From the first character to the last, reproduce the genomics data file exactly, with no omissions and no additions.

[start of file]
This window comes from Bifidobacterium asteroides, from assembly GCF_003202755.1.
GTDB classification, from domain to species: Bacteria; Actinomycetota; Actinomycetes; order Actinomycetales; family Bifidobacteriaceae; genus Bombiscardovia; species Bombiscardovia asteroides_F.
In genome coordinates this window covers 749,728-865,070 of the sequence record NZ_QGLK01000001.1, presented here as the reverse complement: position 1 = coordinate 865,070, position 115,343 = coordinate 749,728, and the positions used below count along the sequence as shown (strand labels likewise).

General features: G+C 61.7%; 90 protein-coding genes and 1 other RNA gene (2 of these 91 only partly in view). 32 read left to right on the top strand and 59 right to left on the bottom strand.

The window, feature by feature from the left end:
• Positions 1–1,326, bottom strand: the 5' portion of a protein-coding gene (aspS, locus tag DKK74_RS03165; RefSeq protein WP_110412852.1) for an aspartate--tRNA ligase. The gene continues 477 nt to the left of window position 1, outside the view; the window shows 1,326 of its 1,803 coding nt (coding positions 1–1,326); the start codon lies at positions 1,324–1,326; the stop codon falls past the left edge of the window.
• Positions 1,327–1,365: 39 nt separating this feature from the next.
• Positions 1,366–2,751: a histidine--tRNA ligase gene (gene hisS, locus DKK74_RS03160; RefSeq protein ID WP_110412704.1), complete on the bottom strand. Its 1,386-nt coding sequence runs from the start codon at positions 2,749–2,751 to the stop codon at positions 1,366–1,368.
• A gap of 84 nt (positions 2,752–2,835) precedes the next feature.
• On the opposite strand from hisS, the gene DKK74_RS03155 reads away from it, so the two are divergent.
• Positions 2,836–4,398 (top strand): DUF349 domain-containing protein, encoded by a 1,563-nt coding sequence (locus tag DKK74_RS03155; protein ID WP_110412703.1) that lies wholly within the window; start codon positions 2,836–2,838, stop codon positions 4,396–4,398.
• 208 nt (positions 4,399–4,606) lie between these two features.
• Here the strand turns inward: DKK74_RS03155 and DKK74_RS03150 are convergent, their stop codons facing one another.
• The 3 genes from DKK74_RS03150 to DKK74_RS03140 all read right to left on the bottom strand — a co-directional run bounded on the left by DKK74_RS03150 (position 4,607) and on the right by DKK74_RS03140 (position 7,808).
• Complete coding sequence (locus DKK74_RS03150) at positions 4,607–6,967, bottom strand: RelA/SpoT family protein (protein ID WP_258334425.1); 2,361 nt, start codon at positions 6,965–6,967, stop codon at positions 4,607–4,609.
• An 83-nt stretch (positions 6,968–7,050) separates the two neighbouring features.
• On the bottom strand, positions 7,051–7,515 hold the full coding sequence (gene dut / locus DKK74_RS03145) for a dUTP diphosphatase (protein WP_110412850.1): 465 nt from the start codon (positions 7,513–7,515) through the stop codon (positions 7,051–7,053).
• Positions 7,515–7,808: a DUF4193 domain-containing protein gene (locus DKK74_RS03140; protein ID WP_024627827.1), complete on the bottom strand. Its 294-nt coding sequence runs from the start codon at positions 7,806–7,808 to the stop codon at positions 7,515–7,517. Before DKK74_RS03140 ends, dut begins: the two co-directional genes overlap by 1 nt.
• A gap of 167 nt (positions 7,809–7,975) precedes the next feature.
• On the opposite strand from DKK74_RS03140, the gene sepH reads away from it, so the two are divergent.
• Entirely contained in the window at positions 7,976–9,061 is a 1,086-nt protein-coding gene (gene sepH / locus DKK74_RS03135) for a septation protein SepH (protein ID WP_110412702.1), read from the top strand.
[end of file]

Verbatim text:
This window comes from Bifidobacterium asteroides, from assembly GCF_003202755.1.
GTDB classification, from domain to species: Bacteria; Actinomycetota; Actinomycetes; order Actinomycetales; family Bifidobacteriaceae; genus Bombiscardovia; species Bombiscardovia asteroides_F.
In genome coordinates this window covers 749,728-865,070 of the sequence record NZ_QGLK01000001.1, presented here as the reverse complement: position 1 = coordinate 865,070, position 115,343 = coordinate 749,728, and the positions used below count along the sequence as shown (strand labels likewise).

General features: G+C 61.7%; 90 protein-coding genes and 1 other RNA gene (2 of these 91 only partly in view). 32 read left to right on the top strand and 59 right to left on the bottom strand.

The window, feature by feature from the left end:
• Positions 1–1,326, bottom strand: the 5' portion of a protein-coding gene (aspS, locus tag DKK74_RS03165; RefSeq protein WP_110412852.1) for an aspartate--tRNA ligase. The gene continues 477 nt to the left of window position 1, outside the view; the window shows 1,326 of its 1,803 coding nt (coding positions 1–1,326); the start codon lies at positions 1,324–1,326; the stop codon falls past the left edge of the window.
• Positions 1,327–1,365: 39 nt separating this feature from the next.
• Positions 1,366–2,751: a histidine--tRNA ligase gene (gene hisS, locus DKK74_RS03160; RefSeq protein ID WP_110412704.1), complete on the bottom strand. Its 1,386-nt coding sequence runs from the start codon at positions 2,749–2,751 to the stop codon at positions 1,366–1,368.
• A gap of 84 nt (positions 2,752–2,835) precedes the next feature.
• On the opposite strand from hisS, the gene DKK74_RS03155 reads away from it, so the two are divergent.
• Positions 2,836–4,398 (top strand): DUF349 domain-containing protein, encoded by a 1,563-nt coding sequence (locus tag DKK74_RS03155; protein ID WP_110412703.1) that lies wholly within the window; start codon positions 2,836–2,838, stop codon positions 4,396–4,398.
• 208 nt (positions 4,399–4,606) lie between these two features.
• Here the strand turns inward: DKK74_RS03155 and DKK74_RS03150 are convergent, their stop codons facing one another.
• The 3 genes from DKK74_RS03150 to DKK74_RS03140 all read right to left on the bottom strand — a co-directional run bounded on the left by DKK74_RS03150 (position 4,607) and on the right by DKK74_RS03140 (position 7,808).
• Complete coding sequence (locus DKK74_RS03150) at positions 4,607–6,967, bottom strand: RelA/SpoT family protein (protein ID WP_258334425.1); 2,361 nt, start codon at positions 6,965–6,967, stop codon at positions 4,607–4,609.
• An 83-nt stretch (positions 6,968–7,050) separates the two neighbouring features.
• On the bottom strand, positions 7,051–7,515 hold the full coding sequence (gene dut / locus DKK74_RS03145) for a dUTP diphosphatase (protein WP_110412850.1): 465 nt from the start codon (positions 7,513–7,515) through the stop codon (positions 7,051–7,053).
• Positions 7,515–7,808: a DUF4193 domain-containing protein gene (locus DKK74_RS03140; protein ID WP_024627827.1), complete on the bottom strand. Its 294-nt coding sequence runs from the start codon at positions 7,806–7,808 to the stop codon at positions 7,515–7,517. Before DKK74_RS03140 ends, dut begins: the two co-directional genes overlap by 1 nt.
• A gap of 167 nt (positions 7,809–7,975) precedes the next feature.
• On the opposite strand from DKK74_RS03140, the gene sepH reads away from it, so the two are divergent.
• Entirely contained in the window at positions 7,976–9,061 is a 1,086-nt protein-coding gene (gene sepH / locus DKK74_RS03135) for a septation protein SepH (protein ID WP_110412702.1), read from the top strand.